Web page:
MORE than 660 knives and blades were handed in across Dyfed-Powys Police as part of Operation Sceptre.

The force took part in the national knife crime awareness and amnesty campaign from March 11 to 17, visiting shops, schools, youth clubs and partner agencies to advise on the laws around selling and carrying knives.

Knife amnesty bins were also placed at police stations in each of the force’s four divisions, where people could dispose of blades with no questions asked.

326 blades were handed in across Carmarthenshire, including nine swords, one axe and one knuckle duster. Around 200 of these blades were surrendered at the amnesty bin atCarmarthen Police Station.

In Pembrokeshire, 115 knives and blades were collected at amnesty bins, including a walking stick with a concealed blade and a machete. In Powys and Ceredigion, 137 and 41 blades were handed in respectively, including a sword and an axe.

Inspector Tim Davies, who led the operation, said: “Op Sceptre was an opportunity for us to educate people about the laws around selling and carrying knives, as well as allowing people to hand in knives or blades as part of the amnesty.

“During this week, 661 knives have been taken off the streets, many of which were illegal items with concealed blades, which is a significant increase on the number of knives surrendered during the previous operation in September.

“We understand that this increase might cause concern in our communities, and we would like to assure that Dyfed-Powys remains a safe area to live and work.

“Our force has a lower rate of knife crime than the national average – in the year ending March 2018, there were 31 crimes involving knives per 100,000 of the population in Dyfed-Powys. Across Wales, this figure stands at 37, and nationally there were 69 knife crimes per 100,000 people during the same period.

“We attribute the higher number of knives surrendered during this amnesty to the increased awareness of knife crime nationally, and not to an increase in knife-related crime in Dyfed-Powys.”

During the week-long operation, officers visited shops across the force area, advising on the laws around selling knives.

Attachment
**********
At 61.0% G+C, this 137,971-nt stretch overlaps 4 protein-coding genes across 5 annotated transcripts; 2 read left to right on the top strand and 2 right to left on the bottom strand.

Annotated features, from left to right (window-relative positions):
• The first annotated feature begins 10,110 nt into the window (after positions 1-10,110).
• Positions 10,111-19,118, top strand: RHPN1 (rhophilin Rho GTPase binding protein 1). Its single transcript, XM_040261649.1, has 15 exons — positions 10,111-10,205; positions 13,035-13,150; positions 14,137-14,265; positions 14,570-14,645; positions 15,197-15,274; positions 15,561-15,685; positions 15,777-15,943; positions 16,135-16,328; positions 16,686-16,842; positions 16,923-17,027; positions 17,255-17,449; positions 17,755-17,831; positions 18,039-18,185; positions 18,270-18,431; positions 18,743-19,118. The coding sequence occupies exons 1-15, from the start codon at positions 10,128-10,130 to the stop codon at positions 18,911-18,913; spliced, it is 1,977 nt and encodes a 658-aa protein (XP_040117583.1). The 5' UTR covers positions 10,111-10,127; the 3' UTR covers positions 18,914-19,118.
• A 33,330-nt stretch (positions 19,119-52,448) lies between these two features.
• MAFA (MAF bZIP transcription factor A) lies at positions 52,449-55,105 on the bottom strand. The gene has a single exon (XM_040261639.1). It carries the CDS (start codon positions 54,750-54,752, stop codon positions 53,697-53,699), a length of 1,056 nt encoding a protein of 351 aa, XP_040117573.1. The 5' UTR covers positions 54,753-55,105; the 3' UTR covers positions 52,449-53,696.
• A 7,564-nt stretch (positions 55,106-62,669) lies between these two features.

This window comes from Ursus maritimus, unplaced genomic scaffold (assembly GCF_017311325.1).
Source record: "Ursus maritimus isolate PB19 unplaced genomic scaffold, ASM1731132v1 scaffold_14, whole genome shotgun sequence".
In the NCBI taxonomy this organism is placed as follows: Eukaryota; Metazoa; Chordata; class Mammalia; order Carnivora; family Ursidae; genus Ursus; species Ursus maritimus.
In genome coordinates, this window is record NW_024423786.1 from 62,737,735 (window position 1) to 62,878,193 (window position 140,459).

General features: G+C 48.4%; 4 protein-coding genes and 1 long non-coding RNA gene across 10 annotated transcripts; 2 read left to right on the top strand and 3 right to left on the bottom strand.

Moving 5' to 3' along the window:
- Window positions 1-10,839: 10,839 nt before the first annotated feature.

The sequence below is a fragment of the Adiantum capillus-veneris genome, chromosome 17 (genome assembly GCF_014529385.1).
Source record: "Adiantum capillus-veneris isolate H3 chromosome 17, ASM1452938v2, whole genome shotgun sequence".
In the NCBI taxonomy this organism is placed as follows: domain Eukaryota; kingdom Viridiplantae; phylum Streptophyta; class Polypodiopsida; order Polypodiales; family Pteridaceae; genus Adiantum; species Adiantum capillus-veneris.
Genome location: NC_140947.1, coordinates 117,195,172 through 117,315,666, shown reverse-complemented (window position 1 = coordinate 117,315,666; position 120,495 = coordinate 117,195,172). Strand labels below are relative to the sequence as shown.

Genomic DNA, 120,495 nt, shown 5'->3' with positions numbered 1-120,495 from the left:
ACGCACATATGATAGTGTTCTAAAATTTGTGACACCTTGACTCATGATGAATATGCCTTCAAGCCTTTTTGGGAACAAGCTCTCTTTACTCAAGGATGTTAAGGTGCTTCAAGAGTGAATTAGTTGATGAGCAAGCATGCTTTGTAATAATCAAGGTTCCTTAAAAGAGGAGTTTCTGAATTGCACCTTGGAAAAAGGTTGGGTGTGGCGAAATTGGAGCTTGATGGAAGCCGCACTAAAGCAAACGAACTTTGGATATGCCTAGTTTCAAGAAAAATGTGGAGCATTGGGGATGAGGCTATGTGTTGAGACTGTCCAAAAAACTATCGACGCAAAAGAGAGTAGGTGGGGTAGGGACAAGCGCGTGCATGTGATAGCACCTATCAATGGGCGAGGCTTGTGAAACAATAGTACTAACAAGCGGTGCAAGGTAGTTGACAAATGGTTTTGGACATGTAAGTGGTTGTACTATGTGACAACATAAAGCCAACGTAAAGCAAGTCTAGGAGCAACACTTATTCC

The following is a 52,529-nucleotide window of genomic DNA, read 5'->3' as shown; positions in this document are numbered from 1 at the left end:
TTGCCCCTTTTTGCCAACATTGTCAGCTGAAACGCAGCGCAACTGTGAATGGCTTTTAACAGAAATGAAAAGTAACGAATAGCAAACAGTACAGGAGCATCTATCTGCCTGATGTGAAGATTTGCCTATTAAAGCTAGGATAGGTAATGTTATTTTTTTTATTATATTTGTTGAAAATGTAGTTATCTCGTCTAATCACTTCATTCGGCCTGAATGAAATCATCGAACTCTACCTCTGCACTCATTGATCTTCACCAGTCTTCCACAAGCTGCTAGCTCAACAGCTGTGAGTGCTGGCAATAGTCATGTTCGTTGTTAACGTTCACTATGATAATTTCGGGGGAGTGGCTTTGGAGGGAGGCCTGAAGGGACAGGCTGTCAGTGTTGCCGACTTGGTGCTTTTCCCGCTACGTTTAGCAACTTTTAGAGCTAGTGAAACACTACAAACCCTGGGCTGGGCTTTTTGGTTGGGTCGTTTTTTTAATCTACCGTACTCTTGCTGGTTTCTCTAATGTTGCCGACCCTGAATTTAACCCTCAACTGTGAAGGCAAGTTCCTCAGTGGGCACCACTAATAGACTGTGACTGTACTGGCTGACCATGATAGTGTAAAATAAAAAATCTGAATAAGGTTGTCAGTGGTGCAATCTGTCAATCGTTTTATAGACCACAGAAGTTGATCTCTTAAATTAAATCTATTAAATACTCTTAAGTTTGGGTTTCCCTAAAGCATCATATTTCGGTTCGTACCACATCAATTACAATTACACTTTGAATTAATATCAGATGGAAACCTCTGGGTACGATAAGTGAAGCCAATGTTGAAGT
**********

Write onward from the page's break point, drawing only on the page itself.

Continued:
While they were at a store in Haverfordwest, officers were given 42 credit card knives to dispose of. They were handed a box containing 42 black plastic items around the size of a credit card.

On opening the card, a hidden blade was revealed which could lock in place. Knives with a lockable blade are illegal to carry, so officers took the items away to be destroyed.

Neighbourhood teams also took the opportunity to work with businesses, community groups and partner agencies, looking at ways in which they can work together to combat knife crime.

At Llanelli and Carmarthen train stations, a joint stop and search operation took place with British Transport Police. Knife crime and County Lines activity was targeted with the use of a passive line dog.

Neighbourhood teams also visited magistrates courts to ensure anyone attempting to enter with a knife was dealt with appropriately.

“Following the operation, we have developed a new protocol around the seizure of knives at magistrates court,” Insp Davies said.

“We are pleased to report that the day after this protocol was introduced, a man who attendeda court in possession of a knife was arrested, charged and remanded to court for sentencing. He was jailed for 42 weeks.

“The effects of knife crime can be devastating, and we are committed to doing all we can to spread the message that carrying a knife is not ok.

“Although this week-long operation has come to an end, we are keen to reach out to members of the public who may have information about people who carry knives.

“I would encourage anyone with information to have the confidence to come forward and report it by calling 101.”

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